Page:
The Kansas City Federal Reserve provides a quarterly Ag Credit Survey based on responses from bankers in their district. Just to recap, the following states are included in this district:
- Western Missouri
- Mountain states of Colorado, New Mexico and Wyoming (they group these together due to limited responses)
Reduced farm cash flow has led to an increase in loan denials. During 2016, average denials ran about 4-5%. It increased to about 6-7% in 2017 and is now at more than 8% in the first quarter of 2018. Oklahoma due to their large percentage of wheat growers had more than 12% of loan applications denied. Only Kansas and Nebraska are under the 8% level; however, Nebraska has almost doubled from 2016.
Working capital trends on American farms have continued to deteriorate from the peak levels of 2012. Total working capital was about $165 billion in 2012 and dropped rapidly to about $60 billion in less than 3 years and are expected to be down 65% from the peak 2012 levels to slightly more than $50 billion.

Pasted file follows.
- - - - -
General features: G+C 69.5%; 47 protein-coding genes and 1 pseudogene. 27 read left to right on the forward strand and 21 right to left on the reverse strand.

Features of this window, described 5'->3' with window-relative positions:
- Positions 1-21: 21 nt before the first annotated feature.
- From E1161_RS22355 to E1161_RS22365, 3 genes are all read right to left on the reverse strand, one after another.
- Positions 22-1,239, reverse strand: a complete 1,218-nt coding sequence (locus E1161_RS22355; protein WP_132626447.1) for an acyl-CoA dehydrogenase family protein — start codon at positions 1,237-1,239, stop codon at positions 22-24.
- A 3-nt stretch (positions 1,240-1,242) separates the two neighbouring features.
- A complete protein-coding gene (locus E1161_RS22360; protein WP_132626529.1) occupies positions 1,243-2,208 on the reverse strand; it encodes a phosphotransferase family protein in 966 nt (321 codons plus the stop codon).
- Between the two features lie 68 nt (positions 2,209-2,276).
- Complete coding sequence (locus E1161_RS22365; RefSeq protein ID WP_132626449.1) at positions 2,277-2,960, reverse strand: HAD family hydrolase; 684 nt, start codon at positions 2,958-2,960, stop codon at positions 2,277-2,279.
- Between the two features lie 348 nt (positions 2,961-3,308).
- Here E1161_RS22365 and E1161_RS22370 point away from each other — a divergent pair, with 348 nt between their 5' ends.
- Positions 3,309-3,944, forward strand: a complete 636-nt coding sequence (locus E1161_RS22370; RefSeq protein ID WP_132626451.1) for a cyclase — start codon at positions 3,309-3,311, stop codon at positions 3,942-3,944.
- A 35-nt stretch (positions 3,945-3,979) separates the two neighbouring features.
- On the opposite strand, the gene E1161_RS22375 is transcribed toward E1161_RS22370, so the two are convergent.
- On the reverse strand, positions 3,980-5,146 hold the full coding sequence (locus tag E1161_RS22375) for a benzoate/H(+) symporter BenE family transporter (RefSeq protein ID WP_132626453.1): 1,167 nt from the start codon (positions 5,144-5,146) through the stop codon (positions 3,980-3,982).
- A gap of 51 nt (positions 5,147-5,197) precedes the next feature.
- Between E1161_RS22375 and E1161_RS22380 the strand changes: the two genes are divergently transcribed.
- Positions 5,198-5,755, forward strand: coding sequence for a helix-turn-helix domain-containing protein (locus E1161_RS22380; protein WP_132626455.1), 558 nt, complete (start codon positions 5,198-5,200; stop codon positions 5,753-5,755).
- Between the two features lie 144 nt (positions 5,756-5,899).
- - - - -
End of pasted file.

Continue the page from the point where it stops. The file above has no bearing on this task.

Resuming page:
Bankers continue to restructure debt but at a slower pace (likely due to less collateral available to back up the loans).
Farm borrowers with an increase in carryover debt peaked in 2016/17 with the 10th district showing increases of about 25-35%. The mountain states saw an increase in carryover debt of over 45% in 2016 (likely from very low wheat prices).
Interest rates are on the rise. Variable operating loans show an average approaching 6% with fixed rates on farm real estate loans at almost 6%.
Cash rents have dropped by about 3% during the year while farmland values have also dropped by about 3% with Oklahoma and Nebraska having the steepest drops. Nebraska and Oklahoma non-irrigated cropland is down 6% and Nebraska rangeland is down 9%.
The breakdown of lending by commodity is as follows:
- Corn and soybeans - About 32-33%
- Wheat - About 15-16%
- Cattle - About 25%
- Hogs - Less than 5%
- Dairy - About 5%
- Other - About 12-13%
The Kansas City Federal Reserve does a good job of releasing information related to farm business trends. I would highly suggest checking it out.